The existence of H5N1 viruses that present as having low pathogenicity in ducks following natural infection is of great concern to human and veterinary public health. Recent reports from Asia show that H5N1 viruses are still actively circulating in the area and causing outbreaks among poultry flocks (http://www.fao.org/ag/againfo/subjects/en/health/diseases-cards/avian_update.html). While veterinary health experts and government officials are analyzing the situation and formulating region-wide plans to fight avian influenza, it is crucial to determine what risk is posed to humans and other (more-susceptible) poultry by H5N1 viruses that cause little or no disease in ducks. Even if H5N1 viruses that are nonpathogenic in ducks replicate to lower titers than viruses that do cause disease in ducks, they still replicate very efficiently in their hosts, they readily transmit to susceptible ducks, and they may therefore be a source of infection to other birds. Early observations from the Asian H5N1 outbreaks clearly showed evidence of duck pathogenicity, and subsequent surveillance of duck flocks initially concentrated on clinical outbreak detection. However, current field observations, the data reported here, and other recently published studies have highlighted the importance of conducting surveillance for H5N1 viruses from healthy ducks. Four out of six virus isolates that presented no mortality in mallards following infection by the natural route had IVPI scores above 1.7. The study by Chen et al. demonstrated that H5N1 viruses isolated from healthy ducks between 1999 and 2002 were pathogenic to chicken and to mice, despite not being pathogenic in ducks (4). More recently, A/Thai/1(Kan-1)/04, which was isolated from a fatal human case, was found to be highly pathogenic in ferrets (9), while the data presented in this study show that the same isolate was nonpathogenic in ducks (IVPI score of 0.39). These findings clearly indicate that viruses that cause no obvious disease in ducks are still a potential threat not only to ducks but also to the health of other hosts. Due to the plastic nature of influenza viruses, the more recent H5N1 viruses arising in Asia need to be similarly studied. If a significant proportion of H5N1 viruses do not cause any signs of disease in ducks, it is reasonable to postulate that domestic and/or wild duck populations may play a crucial new role as reservoirs and effective carriers of H5N1 viruses by maintaining and further propagating the virus to other bird species, and potentially to mammals such as pigs or humans. A recent study of the distribution of HPAI outbreaks in Thailand performed by the Thai Ministry of Agriculture and the FAO reinforced this theory (8a). Even though 64% of the HPAI outbreaks in Thailand were recorded in chickens and only 28% were recorded in ducks, there was a very strong association between HPAI outbreaks and the spatial distribution of ducks (domestic and free grazing) across the country. Additionally, the chronology of the different outbreaks across Thailand indicates that ducks may have played a role in the genesis of HPAI outbreaks among chickens. Indeed, the first wave of outbreaks (early 2004) was concentrated in areas of the country with a high density of free-grazing ducks. A similar pattern was observed during the second wave of HPAI outbreaks (July to November 2004), but in addition there were subsequent outbreaks in areas with a high density of chickens. Solid active surveillance studies are needed to determine the role played by ducks in the origin and propagation of H5 HPAI viruses in Asia. Clearly, one cannot rely on passive surveillance or outbreak reports to estimate the prevalence of H5N1 viruses in duck populations, because they will be underestimated and so may the role played by ducks in highly pathogenic avian influenza outbreaks.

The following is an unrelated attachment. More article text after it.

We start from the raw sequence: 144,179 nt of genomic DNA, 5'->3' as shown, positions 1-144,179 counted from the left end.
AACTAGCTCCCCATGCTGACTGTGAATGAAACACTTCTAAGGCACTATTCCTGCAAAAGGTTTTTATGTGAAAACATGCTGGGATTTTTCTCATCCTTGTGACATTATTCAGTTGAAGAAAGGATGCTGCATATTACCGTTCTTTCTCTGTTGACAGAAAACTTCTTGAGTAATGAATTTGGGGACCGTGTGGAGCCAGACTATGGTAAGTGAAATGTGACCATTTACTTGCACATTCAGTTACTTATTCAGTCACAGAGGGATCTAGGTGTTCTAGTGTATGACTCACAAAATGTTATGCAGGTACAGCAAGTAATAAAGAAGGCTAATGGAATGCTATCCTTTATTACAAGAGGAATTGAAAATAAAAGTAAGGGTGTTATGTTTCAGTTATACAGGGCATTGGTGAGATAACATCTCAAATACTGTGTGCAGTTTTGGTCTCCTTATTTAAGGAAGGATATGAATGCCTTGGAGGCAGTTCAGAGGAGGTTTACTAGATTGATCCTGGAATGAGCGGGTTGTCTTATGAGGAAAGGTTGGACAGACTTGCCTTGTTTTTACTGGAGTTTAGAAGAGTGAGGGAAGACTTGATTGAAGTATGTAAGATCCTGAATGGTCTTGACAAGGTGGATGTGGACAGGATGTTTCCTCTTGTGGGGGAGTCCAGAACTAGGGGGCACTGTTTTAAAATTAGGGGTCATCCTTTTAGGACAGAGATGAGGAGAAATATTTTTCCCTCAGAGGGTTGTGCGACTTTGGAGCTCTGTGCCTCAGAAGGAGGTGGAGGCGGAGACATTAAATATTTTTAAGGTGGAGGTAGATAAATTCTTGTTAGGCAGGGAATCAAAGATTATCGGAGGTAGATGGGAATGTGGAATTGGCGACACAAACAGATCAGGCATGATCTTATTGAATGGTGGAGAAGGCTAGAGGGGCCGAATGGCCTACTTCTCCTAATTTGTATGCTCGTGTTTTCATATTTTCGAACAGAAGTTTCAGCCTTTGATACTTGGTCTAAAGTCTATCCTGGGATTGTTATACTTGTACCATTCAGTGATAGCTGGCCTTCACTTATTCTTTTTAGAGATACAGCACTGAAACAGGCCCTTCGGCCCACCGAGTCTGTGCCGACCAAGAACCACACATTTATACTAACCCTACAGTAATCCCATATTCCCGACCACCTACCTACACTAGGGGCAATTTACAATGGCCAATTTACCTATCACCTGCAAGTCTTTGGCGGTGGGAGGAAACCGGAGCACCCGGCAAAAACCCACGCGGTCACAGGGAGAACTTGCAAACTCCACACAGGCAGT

Supplementary Material

[Supplemental material]

Acknowledgments

We thank Gavin Smith (Department of Microbiology, University of Hong Kong) for H5N1 influenza virus genotype classifications, Scott Krauss for excellent technical assistance, and Margaret Carbaugh for scientific editing of the manuscript.

These studies were supported by Public Health Service research grant AI95357 from the National Institute of Allergy and Infectious Diseases, by the Ellison Foundation, and by the American Lebanese Syrian Associated Charities.

Footnotes

Supplemental material for this article may be found at http://jvi.asm.org/.